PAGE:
Tag Archives: belonging

Dark Writing: Geography, Performance, Design by Paul Carter

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DARK WRITING: GEOGRAPHY, PERFORMANCE, DESIGN

Paul Carter’s new book is a protest against the dumbing down of imaginative thinking. It champions a common reader who resists being patronised, and who is hungry for a deeper understanding of the places we live in – how they came into being, and how, if their creative origins are remembered, they can be changed for the better.

Carter has a long-term interest in the poetic mechanisms of colonialism – mapping, naming, marking – and in this book he presents a critical philosophy of placemaking that recognises the historical burden of our ‘designs’ on the world. He transforms this into a new language of drawing, writing, and choreographing places into being. This, unlike its colonial predecessors, preserves the possibility of meeting, of something un-prescribed happening.

The key to this is what he calls ‘dark writing’: the elemental marks, historical traces, place associations, and other phenomena that shadow our positivist history of placemaking. But to take agency over our places, we must also relocate our thinking, as this will determine where and how we arrive. The place of Carter’s own thinking – situated, poetic, dynamic, opportunistic, and evolving in the laboratory of professional collaboration – complements his notion of ‘material thinking’. This approach respects the intelligence of circumstances and performs in relation to them.

Disregarding the disciplinary stand-offs that endure in our institutions, Dark Writing moves with ease between historical geography, continental phenomenology, major public artworks he has co-designed, a radical reappraisal of the Western Desert Painting Movement, and a survey of ‘dark writing’ in tomb art, photography and handwriting. But Carter’s goal is clear: to free our senses to occupy public space differently, not as passive spectators but as mobile bodies creatively endowing our environment with meaning.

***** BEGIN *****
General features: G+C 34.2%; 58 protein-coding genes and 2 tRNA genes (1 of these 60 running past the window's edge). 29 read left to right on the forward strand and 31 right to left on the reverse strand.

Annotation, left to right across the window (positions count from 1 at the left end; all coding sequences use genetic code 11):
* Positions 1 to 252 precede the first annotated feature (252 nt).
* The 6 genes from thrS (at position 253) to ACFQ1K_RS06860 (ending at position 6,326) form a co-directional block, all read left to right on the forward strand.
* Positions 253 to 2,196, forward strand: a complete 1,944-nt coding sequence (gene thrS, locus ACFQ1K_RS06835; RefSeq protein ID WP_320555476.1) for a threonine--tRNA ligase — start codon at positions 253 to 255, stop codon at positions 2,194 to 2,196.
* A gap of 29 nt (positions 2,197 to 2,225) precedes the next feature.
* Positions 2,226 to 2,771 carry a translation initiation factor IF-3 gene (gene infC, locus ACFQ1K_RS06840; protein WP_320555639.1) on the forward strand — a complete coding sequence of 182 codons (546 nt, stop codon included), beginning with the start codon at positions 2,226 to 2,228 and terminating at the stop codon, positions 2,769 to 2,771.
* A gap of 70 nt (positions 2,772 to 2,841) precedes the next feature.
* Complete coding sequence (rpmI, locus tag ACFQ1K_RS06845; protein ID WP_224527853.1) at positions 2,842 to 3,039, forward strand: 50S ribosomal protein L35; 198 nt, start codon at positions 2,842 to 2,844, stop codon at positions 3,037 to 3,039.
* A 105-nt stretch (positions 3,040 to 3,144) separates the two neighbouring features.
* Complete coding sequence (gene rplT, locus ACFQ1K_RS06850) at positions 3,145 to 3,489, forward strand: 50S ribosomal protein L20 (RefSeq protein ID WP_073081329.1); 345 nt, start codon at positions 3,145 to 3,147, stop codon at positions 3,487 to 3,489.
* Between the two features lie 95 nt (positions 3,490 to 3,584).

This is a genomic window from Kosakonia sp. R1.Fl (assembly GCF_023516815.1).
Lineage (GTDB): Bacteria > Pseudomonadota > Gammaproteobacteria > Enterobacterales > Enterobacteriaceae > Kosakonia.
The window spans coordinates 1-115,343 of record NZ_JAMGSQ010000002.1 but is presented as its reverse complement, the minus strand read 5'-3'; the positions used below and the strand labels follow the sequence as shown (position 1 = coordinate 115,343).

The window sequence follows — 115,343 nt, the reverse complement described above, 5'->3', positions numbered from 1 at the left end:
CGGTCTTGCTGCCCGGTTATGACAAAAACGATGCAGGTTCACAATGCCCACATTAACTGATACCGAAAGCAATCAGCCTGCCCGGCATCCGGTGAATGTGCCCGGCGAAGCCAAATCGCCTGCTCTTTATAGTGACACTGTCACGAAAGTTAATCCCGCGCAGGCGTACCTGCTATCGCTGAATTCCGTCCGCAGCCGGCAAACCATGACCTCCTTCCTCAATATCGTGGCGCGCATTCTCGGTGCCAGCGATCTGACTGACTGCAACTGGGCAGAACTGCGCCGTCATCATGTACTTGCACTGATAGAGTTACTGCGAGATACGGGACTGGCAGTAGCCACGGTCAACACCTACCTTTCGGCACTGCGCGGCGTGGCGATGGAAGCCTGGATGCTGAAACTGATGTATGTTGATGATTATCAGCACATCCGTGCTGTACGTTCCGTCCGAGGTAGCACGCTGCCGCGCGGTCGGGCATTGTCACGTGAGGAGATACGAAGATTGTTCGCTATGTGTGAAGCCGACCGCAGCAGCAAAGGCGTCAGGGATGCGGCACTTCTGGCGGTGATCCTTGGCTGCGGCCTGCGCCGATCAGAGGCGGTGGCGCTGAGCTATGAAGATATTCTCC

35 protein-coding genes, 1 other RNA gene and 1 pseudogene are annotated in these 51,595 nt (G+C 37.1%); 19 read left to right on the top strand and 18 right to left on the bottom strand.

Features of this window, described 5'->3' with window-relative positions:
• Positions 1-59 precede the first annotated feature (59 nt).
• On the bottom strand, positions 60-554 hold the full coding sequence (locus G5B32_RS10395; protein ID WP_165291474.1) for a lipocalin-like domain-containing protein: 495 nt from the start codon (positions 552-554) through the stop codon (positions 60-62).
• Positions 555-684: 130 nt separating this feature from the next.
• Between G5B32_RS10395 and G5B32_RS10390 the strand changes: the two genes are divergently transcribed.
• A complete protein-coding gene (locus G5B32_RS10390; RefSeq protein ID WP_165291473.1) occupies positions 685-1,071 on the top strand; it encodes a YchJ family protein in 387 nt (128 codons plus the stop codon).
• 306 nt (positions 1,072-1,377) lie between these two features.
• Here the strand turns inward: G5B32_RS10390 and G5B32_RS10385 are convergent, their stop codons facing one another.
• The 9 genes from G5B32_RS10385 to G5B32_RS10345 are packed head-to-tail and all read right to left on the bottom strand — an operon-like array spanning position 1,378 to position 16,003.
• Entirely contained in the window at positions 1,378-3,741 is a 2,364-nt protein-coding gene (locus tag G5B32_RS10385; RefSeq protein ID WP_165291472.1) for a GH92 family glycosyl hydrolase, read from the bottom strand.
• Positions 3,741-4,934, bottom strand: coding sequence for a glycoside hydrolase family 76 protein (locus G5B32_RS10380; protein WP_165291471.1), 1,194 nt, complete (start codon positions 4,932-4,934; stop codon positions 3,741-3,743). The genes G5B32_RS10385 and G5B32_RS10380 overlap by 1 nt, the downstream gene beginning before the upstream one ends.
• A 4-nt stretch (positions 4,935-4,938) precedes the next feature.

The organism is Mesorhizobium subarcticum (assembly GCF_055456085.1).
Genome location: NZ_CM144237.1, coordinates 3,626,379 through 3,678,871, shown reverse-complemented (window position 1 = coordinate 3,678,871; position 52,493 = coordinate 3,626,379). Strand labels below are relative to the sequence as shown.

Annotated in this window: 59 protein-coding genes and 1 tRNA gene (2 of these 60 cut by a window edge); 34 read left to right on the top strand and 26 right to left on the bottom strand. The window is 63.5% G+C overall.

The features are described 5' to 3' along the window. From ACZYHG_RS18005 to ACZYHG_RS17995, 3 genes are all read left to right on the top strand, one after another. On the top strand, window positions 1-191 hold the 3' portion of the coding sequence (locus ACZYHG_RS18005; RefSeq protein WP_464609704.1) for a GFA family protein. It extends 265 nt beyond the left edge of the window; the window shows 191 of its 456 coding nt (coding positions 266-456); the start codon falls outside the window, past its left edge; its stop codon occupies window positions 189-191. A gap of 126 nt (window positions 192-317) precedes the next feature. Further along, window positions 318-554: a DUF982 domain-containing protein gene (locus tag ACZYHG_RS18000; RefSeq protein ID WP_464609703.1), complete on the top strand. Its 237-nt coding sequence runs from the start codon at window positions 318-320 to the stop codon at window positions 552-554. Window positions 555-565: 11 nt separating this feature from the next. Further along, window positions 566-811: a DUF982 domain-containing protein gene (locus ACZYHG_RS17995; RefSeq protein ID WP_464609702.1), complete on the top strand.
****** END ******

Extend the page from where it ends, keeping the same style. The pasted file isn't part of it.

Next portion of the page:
Paul Carter’s many books include the acclaimed The Road to Botany Bay, The Lie of the Land and Repressed Spaces. He is Creative Director of Material Thinking, a placemaking research and design studio, and is currently designing a public space project in Darwin.

Indian Ocean belongers, 1668-2008

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The Indian Ocean and South Asia Research Network invites you to its first seminar in 2009:

Dr. Stephanie Jones, University of Southampton, UK
DATE: Friday, April 3 TIME: 5.30 pm
VENUE: TfC Bagel, UTS, Building 3 (Bon Marche), Level 4, Room 4.02

Indian Ocean belongers, 1668-2008

The paper begins with an exploration of how Henry Neville’s fictional Isle of Pines (1668) plays through ideas of Arcadia, utopia, British colonial ambition, and ideas of belonging towards a critical commentary on government accountability under a constitutional rule of law. The paper then traces how, nearly three and a half centuries later, the real islands closest to Neville’s fictional isle—the Chagos Archipelago—are being defined by a similar interaction of narratives within a line of UK court judgements (Bancoult 2000, 2006, 2007, and the House of Lords decision of October 2008).  The inhabitants of the Chagos islands were expelled by the British government in the 1960s in order to satisfy a lease agreement with the United States government, which required the ‘uninhabited’ islands for the establishment of a military base. In their battle to have their expulsion declared illegal, exiled Chagossians challenged the scope of the government’s prerogative powers when dealing with colonial lands and subjects. This paper argues that the judgments on the Chagos crucially rely on a subdued but at times lyrical, legally-open and provocative evocation of what it means to be a ‘belonger’ of a place. Through a consideration of the legislative histories of this word; through scrutiny of its indeterminate relationship to notions of citizenship, indigeneity, nationality and the language of rights; and through an engagement with broader cultural narratives of belonging, the paper moves towards an understanding of the potential of public law to lend both ethically nuanced and practical meaning to terms of belonging.

Biographic Note

Dr Stephanie Jones (BA/LLB, Australian National University; PhD, Cambridge) is lecturer in 20th Century Literature in English at the University of Southampton, UK. Stephanie is the director of an AHRC funded project on "The Indian Ocean: narratives in literature and law". 

She also researches and teaches more broadly in the field of maritime literatures, and the inter-discipline of law and literature. She has worked on East African literatures, literatures of the South Asian diaspora, and postcolonial theory.

RSVP: [email protected]